Courses in this category seek to develop knowledge of global culture and history, providing access to a diversity of cultures and to the traditions, values, and practices that inform those cultures. We live in a blend of constantly changing societies and need to understand both how such societies function and how they were developed. These courses allow students to appreciate the richness, complexity, and importance of other ways of living. In order to participate effectively as citizens, students need to understand past events and their links to present ones.
Courses in this category are designed to provide students with an understanding of themselves and how they relate formally and informally with others in groups, institutions, and political and economic contexts. Courses emphasize human needs and behaviors; group relationships and processes; the evolution and nature of value systems; and techniques for accumulating, widening, and transmitting experience and knowledge to succeeding generations. These courses examine how groups of individuals interact, the impact of society on the individual, and encourage students to explore the processes and practices by which change occurs in social units.
Courses in this category seek to develop a greater awareness of science and technology and their human, social, and political implications. These courses encourage an understanding and application of scientific methods. Students learn to differentiate between science and technology, understand the limitations that are inherent in scientific inquiry, and evaluate the risks and benefits of technological advances. These courses examine how people interact with and understand the natural world and the tools they use to do so.
Among their total credits within the University Interdisciplinary Studies program, each student must also take one Diversity (D) designated UIS course, which addresses complex issues of race, ethnicity, gender bias, sexual orientation, gender identity, class, disability, religion, human rights, freedom, empowerment, or the continuing struggles around the world for social equality. Students may take an additional UIS course as an elective. For a course to count as a Diversity/Global Learning HIP, it must meet the following criteria:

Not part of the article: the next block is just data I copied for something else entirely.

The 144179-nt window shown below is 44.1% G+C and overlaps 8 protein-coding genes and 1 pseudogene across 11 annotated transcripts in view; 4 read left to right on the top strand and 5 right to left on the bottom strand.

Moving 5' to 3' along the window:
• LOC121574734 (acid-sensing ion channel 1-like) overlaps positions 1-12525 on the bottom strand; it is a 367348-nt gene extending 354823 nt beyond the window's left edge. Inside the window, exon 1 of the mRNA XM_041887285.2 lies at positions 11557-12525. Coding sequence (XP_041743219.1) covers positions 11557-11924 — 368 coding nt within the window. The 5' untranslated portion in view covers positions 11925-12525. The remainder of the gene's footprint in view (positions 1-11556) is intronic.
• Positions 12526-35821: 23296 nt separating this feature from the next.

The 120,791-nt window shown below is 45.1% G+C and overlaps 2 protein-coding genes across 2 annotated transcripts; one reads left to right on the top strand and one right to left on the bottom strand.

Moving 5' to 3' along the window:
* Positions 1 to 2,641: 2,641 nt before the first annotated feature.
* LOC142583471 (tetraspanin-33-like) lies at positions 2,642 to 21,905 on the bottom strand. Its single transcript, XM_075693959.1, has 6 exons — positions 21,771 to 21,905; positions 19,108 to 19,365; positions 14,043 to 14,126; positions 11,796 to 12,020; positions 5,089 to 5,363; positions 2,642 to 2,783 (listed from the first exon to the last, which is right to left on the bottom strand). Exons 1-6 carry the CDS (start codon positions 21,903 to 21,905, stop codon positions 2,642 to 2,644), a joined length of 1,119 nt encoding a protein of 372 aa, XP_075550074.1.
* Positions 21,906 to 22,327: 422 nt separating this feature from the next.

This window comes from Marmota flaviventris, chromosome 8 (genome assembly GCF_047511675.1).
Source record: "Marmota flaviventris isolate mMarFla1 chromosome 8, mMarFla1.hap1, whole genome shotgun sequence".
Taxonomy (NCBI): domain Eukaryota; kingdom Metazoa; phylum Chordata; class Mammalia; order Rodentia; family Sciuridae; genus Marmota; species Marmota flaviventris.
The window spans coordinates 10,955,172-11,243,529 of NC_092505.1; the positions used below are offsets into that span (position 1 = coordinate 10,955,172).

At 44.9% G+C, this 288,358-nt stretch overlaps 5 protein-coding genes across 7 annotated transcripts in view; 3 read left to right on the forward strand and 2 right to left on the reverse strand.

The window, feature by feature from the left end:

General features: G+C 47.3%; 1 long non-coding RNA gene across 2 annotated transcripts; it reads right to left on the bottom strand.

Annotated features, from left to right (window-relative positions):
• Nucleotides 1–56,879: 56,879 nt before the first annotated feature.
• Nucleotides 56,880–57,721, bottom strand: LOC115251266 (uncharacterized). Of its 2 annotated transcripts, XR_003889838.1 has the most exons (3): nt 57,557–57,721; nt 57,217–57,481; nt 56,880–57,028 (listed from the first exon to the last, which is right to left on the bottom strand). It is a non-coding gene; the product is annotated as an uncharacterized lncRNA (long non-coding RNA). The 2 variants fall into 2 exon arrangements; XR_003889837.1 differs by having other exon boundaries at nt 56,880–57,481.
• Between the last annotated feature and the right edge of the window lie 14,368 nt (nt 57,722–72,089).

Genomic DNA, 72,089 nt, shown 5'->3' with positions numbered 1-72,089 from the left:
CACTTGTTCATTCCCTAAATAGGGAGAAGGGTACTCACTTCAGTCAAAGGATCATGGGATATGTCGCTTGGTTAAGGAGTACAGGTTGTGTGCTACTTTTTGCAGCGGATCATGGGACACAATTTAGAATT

- It must address U.S. diversity, world cultures, or both.
- It should explore complex issues of race, ethnicity, gender bias, sexual orientation, gender identity, class, disability, religion, human rights, freedom, empowerment, or the continuing struggles around the world for social equality.
- It should present alternative perspectives on issues related to culture, sexuality, religion, gender, race, socio-economic class, power, etc.
- 50% of the content in the course should directly address the themes of diversity as defined above.
Students should have significant opportunities to reflect on diversity issues.
- 25% of the course grade should be dedicated to an assignment or assignments that explicitly address diversity.
Each UIS Diversity course will include the letter D in its course number.
Active learning is a hallmark of the University Interdisciplinary Studies program. Faculty in the UIS program engage students in hands-on activities and then ask them to reflect on this work. As opposed to passive learning, active learning encourages students to engage with the world around them, apply what they learn in the classroom to new problems, and participate in a range of activities that support classroom learning.